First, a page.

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nmap -p- IPADDRESSHERE

shows no opened ports for a router from public interface (router is an openwrt machine). It drops all ICMP and only has IPv4 address (the only thing that it runs on public interface is an sshd server, but it's port knocked, so cannot be seen).

If we don't count the clients behind this router, and the attacker could be anyone (but only through public interface, so it's coming from the "internet") so Theoretically how much chance does the attacker has to crack/hack (whatever its used to be called to get a shell on the router, or do nasty things in it)?

Would it be hard for an attacker to get into this router, or are there any known methods?

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It drops all ICMP. STOP BREAKING THE INTERNET. security.stackexchange.com/q/22711/836 –  Jeff Ferland Nov 19 '12 at 23:03
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2 Answers

up vote 2 down vote accepted

First, an attacker who sees no ports open is either going to move on, or switch to attacking the clients. No reason to waste time beating their head against a wall unless there is something worth doing it for. It's not a "chance" that is being calculated, its Time/Money trade off. Port Knocking is a cool technology, but remember, it's just another layer that you've added to the complexity. If there is a vulnerability in that technology and since it's listening for certain ports to be hit, you've just increased the attack surface by one more technology. (Attacker finds out port knocking is in play then uses huge bytes on the right ports to over flow the traffic analyzer for the port knocking program). See what I mean? We are talking theoretical here.

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The meat of this answer is buried in the middle - the notion that targeted attack is a time/money tradeoff. (essentially risk management). –  Mark C. Wallace Nov 20 '12 at 10:57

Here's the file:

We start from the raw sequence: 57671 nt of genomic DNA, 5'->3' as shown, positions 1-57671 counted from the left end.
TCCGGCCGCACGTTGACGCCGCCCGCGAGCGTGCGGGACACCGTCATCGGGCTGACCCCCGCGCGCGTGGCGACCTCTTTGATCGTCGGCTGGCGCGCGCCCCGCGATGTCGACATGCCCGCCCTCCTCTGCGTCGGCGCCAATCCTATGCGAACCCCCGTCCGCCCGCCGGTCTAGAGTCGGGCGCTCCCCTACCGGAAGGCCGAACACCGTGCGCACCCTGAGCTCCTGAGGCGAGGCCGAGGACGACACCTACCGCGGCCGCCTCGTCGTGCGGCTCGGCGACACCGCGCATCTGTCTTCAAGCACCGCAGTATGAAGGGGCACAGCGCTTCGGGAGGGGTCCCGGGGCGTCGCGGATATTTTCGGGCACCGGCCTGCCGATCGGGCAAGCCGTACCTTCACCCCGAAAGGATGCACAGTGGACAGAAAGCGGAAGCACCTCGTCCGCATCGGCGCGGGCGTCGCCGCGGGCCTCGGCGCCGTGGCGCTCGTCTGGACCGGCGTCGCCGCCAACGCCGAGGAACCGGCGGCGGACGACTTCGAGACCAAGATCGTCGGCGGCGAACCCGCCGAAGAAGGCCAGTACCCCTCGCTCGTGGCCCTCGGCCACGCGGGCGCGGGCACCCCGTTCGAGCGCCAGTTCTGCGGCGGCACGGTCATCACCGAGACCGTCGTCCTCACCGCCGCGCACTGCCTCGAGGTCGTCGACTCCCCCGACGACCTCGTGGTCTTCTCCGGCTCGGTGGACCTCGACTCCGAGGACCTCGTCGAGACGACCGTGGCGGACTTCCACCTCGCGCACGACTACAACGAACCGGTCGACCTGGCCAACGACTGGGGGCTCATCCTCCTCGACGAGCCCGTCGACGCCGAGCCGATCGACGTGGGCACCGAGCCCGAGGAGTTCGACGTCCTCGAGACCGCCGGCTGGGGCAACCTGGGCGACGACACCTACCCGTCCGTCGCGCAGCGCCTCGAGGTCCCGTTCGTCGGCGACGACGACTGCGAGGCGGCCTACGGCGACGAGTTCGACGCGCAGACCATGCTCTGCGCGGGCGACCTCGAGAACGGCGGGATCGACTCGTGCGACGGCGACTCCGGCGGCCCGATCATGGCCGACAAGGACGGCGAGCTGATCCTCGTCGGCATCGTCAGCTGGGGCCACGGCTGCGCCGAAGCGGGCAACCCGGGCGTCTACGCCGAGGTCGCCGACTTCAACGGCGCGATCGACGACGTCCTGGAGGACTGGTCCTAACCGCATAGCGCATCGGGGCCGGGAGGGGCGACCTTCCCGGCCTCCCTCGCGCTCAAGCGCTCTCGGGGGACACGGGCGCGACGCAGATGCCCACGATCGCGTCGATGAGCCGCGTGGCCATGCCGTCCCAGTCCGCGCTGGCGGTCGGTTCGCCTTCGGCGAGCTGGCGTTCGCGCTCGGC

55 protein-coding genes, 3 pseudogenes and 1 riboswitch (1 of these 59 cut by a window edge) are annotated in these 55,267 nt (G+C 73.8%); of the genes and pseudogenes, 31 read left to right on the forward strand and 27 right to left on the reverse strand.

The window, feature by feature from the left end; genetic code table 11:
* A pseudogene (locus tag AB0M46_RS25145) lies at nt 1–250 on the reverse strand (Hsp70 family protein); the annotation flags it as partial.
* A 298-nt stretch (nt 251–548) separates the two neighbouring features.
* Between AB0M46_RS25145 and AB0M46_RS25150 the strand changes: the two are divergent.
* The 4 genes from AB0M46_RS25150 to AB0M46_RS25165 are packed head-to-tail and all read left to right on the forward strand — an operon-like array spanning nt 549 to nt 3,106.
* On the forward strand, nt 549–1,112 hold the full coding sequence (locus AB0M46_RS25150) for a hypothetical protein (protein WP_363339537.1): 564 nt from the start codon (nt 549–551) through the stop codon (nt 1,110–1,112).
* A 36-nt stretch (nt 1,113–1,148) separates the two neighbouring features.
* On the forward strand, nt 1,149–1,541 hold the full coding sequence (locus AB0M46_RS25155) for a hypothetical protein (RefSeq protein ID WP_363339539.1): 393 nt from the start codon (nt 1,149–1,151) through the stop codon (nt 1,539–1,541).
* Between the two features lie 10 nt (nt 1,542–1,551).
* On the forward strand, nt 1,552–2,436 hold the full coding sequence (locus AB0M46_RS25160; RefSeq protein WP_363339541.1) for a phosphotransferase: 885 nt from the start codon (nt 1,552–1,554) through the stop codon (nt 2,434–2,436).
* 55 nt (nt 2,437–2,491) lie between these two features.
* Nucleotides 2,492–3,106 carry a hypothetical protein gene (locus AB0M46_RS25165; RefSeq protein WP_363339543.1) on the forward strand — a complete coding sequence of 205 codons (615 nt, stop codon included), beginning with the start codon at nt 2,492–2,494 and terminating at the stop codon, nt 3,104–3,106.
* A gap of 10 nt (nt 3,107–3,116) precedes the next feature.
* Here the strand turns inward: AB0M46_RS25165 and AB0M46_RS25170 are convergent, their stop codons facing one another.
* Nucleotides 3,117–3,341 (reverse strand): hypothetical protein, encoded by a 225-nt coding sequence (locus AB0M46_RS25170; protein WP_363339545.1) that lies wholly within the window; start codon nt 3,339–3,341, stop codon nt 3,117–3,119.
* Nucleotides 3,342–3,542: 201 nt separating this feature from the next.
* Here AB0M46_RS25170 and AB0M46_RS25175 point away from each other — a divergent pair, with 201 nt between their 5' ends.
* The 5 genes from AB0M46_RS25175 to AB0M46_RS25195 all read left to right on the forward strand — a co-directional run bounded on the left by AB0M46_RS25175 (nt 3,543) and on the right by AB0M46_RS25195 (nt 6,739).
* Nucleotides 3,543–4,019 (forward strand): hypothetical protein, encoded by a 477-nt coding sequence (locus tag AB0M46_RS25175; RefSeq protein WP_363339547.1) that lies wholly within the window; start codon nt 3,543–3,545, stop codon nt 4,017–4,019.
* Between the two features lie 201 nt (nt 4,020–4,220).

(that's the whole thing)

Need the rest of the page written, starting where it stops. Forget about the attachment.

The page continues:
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You have actually asked 2 questions: how hard is it to crack, and what are my chances of getting hacked?

Being invisible helps reduce the number of attempts to probe your router for weaknesses. This alone reduces your chances of getting hacked by reducing the number of hack attempts. Your approach is not perfect, but it eliminates most random probes from targeting you. You are still open to a targeted attack where the attacker knows your IP. This can happen if your IP is logged by a connection you've made on the Internet (website, IRC, games, etc). One thing to note is that your nmap command is very limited. It is possible that your router might respond to other types of probes (nmap -sU -sC -A -p- , for instance)

The question of 'how hard is this to crack?' is different and you have not supplied enough data for us to know. Does your router software have known vulnerabilities? What port-knocking technique did you use? How complex are the passwords for sshd? Etc. Even if you told us all of these things, we can only give a wild guess.

Are you sure you are asking the right questions?

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It doesn't seem like OP is. This seems to me like the common pattern of, "I've done X and Y. Am I totally secure now? No? Okay, well now I did Z. Am I totally secure now? No?" –  Stephen Touset Nov 19 '12 at 23:56
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